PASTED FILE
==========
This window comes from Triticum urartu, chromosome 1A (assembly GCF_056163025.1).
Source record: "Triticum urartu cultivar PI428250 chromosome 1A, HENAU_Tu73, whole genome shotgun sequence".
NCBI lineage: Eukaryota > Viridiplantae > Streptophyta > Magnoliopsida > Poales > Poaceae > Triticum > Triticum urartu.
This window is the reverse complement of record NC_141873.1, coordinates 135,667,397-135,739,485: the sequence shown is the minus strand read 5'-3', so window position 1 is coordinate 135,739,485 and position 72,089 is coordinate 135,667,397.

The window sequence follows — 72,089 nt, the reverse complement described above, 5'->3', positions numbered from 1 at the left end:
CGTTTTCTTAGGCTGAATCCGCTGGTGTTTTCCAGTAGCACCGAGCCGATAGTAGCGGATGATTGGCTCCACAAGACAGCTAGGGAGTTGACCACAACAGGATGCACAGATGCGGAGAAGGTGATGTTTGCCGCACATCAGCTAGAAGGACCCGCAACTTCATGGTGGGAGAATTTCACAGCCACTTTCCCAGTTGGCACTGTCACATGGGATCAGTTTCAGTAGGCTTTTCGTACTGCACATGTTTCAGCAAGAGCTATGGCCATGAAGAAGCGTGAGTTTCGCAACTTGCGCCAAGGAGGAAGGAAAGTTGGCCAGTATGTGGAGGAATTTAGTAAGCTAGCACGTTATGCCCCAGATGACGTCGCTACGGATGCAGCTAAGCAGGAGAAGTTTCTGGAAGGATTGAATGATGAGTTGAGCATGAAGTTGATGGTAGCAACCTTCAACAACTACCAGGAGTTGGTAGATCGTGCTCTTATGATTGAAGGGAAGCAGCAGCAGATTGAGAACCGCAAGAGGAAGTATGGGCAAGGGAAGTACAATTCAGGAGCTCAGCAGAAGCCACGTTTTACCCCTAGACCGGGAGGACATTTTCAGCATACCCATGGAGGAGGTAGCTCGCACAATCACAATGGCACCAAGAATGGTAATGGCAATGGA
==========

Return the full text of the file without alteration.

This window comes from Triticum urartu, chromosome 1A (assembly GCF_056163025.1).
Source record: "Triticum urartu cultivar PI428250 chromosome 1A, HENAU_Tu73, whole genome shotgun sequence".
NCBI lineage: Eukaryota > Viridiplantae > Streptophyta > Magnoliopsida > Poales > Poaceae > Triticum > Triticum urartu.
This window is the reverse complement of record NC_141873.1, coordinates 135,667,397-135,739,485: the sequence shown is the minus strand read 5'-3', so window position 1 is coordinate 135,739,485 and position 72,089 is coordinate 135,667,397.

The window sequence follows — 72,089 nt, the reverse complement described above, 5'->3', positions numbered from 1 at the left end:
CGTTTTCTTAGGCTGAATCCGCTGGTGTTTTCCAGTAGCACCGAGCCGATAGTAGCGGATGATTGGCTCCACAAGACAGCTAGGGAGTTGACCACAACAGGATGCACAGATGCGGAGAAGGTGATGTTTGCCGCACATCAGCTAGAAGGACCCGCAACTTCATGGTGGGAGAATTTCACAGCCACTTTCCCAGTTGGCACTGTCACATGGGATCAGTTTCAGTAGGCTTTTCGTACTGCACATGTTTCAGCAAGAGCTATGGCCATGAAGAAGCGTGAGTTTCGCAACTTGCGCCAAGGAGGAAGGAAAGTTGGCCAGTATGTGGAGGAATTTAGTAAGCTAGCACGTTATGCCCCAGATGACGTCGCTACGGATGCAGCTAAGCAGGAGAAGTTTCTGGAAGGATTGAATGATGAGTTGAGCATGAAGTTGATGGTAGCAACCTTCAACAACTACCAGGAGTTGGTAGATCGTGCTCTTATGATTGAAGGGAAGCAGCAGCAGATTGAGAACCGCAAGAGGAAGTATGGGCAAGGGAAGTACAATTCAGGAGCTCAGCAGAAGCCACGTTTTACCCCTAGACCGGGAGGACATTTTCAGCATACCCATGGAGGAGGTAGCTCGCACAATCACAATGGCACCAAGAATGGTAATGGCAATGGA